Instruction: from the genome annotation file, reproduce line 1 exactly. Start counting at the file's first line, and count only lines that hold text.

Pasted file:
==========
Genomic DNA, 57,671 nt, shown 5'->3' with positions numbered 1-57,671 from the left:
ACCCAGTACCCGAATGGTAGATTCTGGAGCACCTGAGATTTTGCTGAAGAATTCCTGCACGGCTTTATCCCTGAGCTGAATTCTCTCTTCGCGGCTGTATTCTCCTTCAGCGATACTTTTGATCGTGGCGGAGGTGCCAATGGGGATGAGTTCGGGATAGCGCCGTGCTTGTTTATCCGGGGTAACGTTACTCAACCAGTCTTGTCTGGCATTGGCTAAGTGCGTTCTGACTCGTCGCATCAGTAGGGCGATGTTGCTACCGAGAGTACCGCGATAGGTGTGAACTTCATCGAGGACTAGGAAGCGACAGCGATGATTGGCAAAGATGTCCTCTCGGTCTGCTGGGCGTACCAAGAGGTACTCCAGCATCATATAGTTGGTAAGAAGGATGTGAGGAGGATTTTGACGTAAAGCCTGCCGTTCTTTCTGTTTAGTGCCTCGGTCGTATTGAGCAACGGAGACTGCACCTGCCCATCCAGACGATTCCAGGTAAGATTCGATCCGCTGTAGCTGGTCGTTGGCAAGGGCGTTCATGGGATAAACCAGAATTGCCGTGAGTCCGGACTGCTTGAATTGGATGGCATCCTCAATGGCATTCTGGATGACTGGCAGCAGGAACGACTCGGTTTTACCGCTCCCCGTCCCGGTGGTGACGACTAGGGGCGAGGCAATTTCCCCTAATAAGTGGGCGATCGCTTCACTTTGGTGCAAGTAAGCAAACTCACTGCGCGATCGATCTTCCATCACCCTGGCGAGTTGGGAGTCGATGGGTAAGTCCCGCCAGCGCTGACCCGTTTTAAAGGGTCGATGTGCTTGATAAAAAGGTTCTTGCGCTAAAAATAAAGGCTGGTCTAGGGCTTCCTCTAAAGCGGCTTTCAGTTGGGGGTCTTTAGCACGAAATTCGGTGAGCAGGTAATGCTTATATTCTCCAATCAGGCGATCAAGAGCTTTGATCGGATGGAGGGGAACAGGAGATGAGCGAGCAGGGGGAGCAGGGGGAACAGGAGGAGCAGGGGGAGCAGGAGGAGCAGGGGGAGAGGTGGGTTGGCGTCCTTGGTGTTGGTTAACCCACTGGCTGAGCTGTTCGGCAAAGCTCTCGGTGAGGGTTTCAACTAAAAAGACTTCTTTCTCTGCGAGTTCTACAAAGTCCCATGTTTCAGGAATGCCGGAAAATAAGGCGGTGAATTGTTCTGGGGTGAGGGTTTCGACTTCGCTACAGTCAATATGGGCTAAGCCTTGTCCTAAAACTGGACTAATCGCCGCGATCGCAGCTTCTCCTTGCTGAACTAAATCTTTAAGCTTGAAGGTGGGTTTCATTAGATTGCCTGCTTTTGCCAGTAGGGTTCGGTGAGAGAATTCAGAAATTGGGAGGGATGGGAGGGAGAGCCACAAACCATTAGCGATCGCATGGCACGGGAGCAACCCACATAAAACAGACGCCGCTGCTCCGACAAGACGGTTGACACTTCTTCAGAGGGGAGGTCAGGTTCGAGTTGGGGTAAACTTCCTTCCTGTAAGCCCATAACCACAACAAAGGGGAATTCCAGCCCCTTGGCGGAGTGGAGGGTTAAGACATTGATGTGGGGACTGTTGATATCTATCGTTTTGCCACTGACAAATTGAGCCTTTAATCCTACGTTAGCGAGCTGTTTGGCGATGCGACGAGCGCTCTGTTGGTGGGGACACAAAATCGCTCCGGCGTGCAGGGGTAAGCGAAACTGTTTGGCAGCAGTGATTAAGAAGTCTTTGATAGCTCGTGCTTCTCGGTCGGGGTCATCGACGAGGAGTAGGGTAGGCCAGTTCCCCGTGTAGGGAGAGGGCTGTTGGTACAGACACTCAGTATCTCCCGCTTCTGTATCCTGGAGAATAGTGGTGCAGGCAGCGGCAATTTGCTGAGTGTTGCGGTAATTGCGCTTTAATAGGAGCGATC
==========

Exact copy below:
Genomic DNA, 57,671 nt, shown 5'->3' with positions numbered 1-57,671 from the left: